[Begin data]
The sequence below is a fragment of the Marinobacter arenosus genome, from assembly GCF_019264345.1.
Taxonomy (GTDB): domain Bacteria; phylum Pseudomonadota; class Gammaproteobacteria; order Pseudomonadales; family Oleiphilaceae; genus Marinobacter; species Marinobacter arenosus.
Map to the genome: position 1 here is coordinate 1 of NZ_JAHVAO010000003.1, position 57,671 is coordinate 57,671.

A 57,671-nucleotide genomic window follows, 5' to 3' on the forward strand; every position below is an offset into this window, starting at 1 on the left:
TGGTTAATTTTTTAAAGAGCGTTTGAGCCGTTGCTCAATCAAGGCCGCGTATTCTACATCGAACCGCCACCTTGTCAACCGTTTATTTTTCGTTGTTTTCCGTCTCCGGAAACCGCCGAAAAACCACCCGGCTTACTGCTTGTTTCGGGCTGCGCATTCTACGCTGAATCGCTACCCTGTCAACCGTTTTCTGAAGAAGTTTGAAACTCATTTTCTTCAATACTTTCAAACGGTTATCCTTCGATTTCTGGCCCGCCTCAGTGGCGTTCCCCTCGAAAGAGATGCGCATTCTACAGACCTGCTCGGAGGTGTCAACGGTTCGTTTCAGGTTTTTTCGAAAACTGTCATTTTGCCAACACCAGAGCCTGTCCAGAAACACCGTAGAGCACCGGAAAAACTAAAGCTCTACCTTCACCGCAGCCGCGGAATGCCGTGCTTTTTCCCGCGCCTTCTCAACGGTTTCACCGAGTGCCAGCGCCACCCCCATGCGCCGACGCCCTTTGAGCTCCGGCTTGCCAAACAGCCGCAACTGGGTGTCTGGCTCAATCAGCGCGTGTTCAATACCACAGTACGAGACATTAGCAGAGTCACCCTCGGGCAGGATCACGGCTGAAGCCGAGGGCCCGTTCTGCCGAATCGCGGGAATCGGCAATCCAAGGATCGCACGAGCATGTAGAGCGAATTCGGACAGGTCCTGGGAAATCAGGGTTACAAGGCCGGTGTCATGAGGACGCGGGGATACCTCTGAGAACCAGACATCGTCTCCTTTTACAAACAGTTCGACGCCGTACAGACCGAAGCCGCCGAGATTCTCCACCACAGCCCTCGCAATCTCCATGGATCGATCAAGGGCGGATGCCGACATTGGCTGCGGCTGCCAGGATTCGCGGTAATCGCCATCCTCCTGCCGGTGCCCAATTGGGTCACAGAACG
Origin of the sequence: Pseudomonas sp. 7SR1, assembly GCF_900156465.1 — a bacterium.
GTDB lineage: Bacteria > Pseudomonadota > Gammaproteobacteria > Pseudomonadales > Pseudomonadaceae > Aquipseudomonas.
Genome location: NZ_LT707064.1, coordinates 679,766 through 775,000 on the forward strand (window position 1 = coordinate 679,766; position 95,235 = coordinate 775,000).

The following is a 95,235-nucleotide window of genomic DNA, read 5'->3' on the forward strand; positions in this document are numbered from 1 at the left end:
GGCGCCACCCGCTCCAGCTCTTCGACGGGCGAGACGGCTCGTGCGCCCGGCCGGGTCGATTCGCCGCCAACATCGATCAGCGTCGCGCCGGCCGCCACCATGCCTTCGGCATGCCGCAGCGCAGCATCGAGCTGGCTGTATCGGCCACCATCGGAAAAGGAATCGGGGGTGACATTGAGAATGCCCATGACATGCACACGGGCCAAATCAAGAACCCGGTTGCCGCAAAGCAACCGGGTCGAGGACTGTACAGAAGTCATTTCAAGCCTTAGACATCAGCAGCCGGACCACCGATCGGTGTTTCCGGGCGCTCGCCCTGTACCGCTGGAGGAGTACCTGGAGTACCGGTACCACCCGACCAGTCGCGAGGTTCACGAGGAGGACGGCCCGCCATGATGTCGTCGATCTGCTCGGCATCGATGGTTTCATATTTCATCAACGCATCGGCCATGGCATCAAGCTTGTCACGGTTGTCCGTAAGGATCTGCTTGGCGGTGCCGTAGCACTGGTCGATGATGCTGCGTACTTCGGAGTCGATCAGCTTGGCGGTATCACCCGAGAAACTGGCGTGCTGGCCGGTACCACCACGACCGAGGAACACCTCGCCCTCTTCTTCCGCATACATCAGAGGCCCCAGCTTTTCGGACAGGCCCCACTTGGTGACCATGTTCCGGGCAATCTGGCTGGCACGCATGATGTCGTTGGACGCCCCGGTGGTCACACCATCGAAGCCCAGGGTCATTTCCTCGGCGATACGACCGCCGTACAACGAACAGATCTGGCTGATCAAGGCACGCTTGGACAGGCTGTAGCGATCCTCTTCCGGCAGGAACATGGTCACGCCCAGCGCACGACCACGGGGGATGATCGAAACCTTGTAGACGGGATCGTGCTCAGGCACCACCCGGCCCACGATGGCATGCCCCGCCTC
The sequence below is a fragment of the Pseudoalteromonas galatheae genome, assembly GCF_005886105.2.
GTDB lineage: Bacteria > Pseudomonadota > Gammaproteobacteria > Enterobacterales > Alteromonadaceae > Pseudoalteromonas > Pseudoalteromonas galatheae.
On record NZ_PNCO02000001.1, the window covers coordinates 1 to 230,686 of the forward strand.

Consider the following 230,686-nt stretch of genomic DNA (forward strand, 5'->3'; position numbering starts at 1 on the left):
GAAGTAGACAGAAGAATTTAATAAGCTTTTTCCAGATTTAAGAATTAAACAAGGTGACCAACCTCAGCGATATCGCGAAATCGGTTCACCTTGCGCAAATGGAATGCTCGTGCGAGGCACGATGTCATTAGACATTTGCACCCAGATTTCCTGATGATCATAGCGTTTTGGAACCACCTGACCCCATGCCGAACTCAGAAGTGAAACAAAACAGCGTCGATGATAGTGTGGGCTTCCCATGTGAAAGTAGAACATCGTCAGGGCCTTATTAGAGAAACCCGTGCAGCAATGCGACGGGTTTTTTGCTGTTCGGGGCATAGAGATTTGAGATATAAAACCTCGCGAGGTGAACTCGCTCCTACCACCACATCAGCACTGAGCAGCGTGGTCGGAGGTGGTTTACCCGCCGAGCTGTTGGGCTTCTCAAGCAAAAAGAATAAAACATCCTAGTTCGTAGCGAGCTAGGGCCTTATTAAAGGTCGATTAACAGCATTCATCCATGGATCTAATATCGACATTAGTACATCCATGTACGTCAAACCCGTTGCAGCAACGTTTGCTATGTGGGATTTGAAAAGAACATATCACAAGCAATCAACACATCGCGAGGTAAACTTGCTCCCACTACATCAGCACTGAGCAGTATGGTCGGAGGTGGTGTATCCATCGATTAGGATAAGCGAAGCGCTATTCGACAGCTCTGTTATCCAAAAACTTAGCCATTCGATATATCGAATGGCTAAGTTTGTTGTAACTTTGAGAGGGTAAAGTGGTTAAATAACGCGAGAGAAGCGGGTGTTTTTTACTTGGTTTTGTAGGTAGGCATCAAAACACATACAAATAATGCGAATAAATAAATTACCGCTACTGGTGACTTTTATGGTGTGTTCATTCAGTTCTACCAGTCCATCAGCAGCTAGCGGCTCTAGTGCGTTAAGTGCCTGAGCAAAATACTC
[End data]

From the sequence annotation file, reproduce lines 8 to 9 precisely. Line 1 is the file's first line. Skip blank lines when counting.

Genome location: NZ_LT707064.1, coordinates 679,766 through 775,000 on the forward strand (window position 1 = coordinate 679,766; position 95,235 = coordinate 775,000).

The following is a 95,235-nucleotide window of genomic DNA, read 5'->3' on the forward strand; positions in this document are numbered from 1 at the left end: